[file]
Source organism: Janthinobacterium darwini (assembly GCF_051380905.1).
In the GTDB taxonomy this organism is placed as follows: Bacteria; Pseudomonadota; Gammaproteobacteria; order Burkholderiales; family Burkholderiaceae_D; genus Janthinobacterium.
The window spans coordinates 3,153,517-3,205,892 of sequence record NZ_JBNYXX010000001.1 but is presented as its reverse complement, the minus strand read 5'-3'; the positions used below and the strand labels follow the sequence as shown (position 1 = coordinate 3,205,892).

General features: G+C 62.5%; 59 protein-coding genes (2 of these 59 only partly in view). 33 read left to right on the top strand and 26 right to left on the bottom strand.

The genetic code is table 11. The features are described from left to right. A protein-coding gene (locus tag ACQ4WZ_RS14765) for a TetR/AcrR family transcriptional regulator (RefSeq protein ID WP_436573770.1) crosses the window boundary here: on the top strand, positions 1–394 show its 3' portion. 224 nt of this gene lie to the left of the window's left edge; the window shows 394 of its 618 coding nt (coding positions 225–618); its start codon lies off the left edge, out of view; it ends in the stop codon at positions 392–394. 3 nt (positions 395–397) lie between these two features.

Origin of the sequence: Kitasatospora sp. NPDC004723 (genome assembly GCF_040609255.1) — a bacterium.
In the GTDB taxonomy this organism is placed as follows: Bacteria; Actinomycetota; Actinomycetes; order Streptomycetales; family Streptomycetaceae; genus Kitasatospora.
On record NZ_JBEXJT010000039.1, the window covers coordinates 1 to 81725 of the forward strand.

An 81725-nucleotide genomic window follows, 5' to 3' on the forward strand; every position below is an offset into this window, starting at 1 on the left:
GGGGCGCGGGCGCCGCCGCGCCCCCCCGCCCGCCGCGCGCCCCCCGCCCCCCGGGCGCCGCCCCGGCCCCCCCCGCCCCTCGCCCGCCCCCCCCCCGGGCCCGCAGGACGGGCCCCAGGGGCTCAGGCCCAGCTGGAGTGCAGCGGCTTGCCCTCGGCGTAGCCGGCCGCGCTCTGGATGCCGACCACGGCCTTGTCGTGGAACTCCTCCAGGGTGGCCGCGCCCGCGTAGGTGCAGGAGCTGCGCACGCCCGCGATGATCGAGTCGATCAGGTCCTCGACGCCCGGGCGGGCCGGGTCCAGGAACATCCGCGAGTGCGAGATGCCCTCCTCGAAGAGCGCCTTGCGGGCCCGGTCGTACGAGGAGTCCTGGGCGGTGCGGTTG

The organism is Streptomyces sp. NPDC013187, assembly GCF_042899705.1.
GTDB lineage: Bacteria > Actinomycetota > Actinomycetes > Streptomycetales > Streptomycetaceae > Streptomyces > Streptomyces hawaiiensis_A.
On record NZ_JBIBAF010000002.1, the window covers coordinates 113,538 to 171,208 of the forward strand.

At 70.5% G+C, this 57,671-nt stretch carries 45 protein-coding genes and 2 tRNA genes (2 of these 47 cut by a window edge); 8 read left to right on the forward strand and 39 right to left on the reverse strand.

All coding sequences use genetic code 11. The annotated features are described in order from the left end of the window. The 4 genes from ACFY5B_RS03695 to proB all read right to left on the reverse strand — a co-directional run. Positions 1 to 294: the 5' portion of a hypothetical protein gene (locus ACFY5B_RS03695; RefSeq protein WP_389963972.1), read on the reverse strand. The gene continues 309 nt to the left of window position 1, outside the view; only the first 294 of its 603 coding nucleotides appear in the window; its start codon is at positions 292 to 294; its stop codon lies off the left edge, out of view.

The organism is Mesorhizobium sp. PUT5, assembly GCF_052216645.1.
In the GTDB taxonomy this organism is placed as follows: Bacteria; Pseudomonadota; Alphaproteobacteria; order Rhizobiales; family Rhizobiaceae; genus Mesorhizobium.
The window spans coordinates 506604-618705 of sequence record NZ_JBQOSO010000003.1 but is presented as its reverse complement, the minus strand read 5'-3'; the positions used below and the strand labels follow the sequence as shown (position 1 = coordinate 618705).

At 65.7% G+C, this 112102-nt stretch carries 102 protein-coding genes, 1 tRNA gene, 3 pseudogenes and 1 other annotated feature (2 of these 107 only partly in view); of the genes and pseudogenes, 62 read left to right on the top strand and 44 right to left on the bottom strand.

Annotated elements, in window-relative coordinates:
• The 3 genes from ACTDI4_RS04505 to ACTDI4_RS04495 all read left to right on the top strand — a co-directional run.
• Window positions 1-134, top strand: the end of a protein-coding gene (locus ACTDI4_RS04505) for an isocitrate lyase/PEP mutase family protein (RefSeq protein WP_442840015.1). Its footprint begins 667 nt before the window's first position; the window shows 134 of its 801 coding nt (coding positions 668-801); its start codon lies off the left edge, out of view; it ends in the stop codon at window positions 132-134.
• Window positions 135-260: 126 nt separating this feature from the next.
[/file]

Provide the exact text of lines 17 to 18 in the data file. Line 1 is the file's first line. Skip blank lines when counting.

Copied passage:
In the GTDB taxonomy this organism is placed as follows: Bacteria; Pseudomonadota; Alphaproteobacteria; order Rhizobiales; family Rhizobiaceae; genus Mesorhizobium.
The window spans coordinates 506604-618705 of sequence record NZ_JBQOSO010000003.1 but is presented as its reverse complement, the minus strand read 5'-3'; the positions used below and the strand labels follow the sequence as shown (position 1 = coordinate 618705).